Three university students are taking a year from their studies to gain some hands-on experience of Cumbria’s great outdoors, doing year-long work placements with local conservation charity Cumbria Wildlife Trust. From building dry-stone walls to surveying sea birds and running public events, they’re gaining some invaluable career and life skills.
Uni students swap their books for boots to help local wildlife
Jess Cowburn, a Zoology student at the University of Cumbria, recently went on a research trip to The Gambia as part of her course, where she surveyed hippos and had a close encounter with a crocodile! She’s now based at Gosling Sike near Carlisle, Cumbria Wildlife Trust’s new conservation hub in the north of the county. She’s about to start surveying mice and voles for a small mammal project at Eycott Hill Nature Reserve near Penrith - quite a contrast, but she’s loving it: “I joined Cumbria Wildlife Trust because I love nature and the environment, so when the opportunity came up to spend my placement in the Lake District, I couldn’t say no! I am learning so much and I’m hoping it will help me develop not only my skills as a person but that it may help me get a job in conservation. I’d particular love to work in protecting the environment and the animals in it.”
Oscar Adams is studying Woodland Ecology and Conservation at the University of Cumbria and his work placement is based at the Trust’s head office in Plumgarths. He explains what he’s getting out of the experience: “At uni I’ve learnt a lot of academic and research skills but I was lacking hands-on, practical conservation experience. Within the first few weeks of my placement, I’d been involved with dry-stone walling, building dams on Burns Beck Moss and surveying tern nests at Foulney Island. I have really improved my identification skills of birds, mammals and vegetation and learnt proper techniques for scything, strimming and using other tools. The expertise I learn on this placement will hopefully make me into a good conservationist and help me start a career in this field after graduating.”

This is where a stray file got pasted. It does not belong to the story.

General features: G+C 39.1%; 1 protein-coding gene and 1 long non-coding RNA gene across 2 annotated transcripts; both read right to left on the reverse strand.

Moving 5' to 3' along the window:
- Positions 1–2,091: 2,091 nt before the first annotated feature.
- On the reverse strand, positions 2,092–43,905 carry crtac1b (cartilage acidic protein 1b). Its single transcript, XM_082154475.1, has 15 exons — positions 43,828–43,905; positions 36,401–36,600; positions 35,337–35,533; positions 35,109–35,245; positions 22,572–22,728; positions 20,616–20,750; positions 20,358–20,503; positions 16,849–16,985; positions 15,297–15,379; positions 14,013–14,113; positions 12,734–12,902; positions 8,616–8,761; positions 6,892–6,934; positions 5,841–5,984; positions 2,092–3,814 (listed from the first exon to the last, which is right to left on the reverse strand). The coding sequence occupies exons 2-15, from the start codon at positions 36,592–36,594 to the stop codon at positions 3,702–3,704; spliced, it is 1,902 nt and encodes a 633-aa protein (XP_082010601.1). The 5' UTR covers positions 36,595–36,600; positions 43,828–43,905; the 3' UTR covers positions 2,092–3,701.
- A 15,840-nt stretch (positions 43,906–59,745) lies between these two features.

Cameron Titorenko is studying Environmental Conservation at Bangor University. She said: “When it came to picking a work placement, South Walney Nature Reserve near Barrow was perfect, with its fantastic grey seal colony and great sea bird populations. As Assistant Warden at this coastal reserve, I’m gaining a wide range of experiences, including working with members of the public who visit South Walney and learning about nature reserve management and wildlife monitoring. I’m also learning how to maintain other kinds of non-coastal habitats across Cumbria, for example at our nature reserve at Latterbarrow, with its mixture of limestone rock, grasslands and woodlands. Working for Cumbria Wildlife Trust is giving me the experience and knowledge of what it means to be a warden on a nature reserve - this will be really helpful in the future.”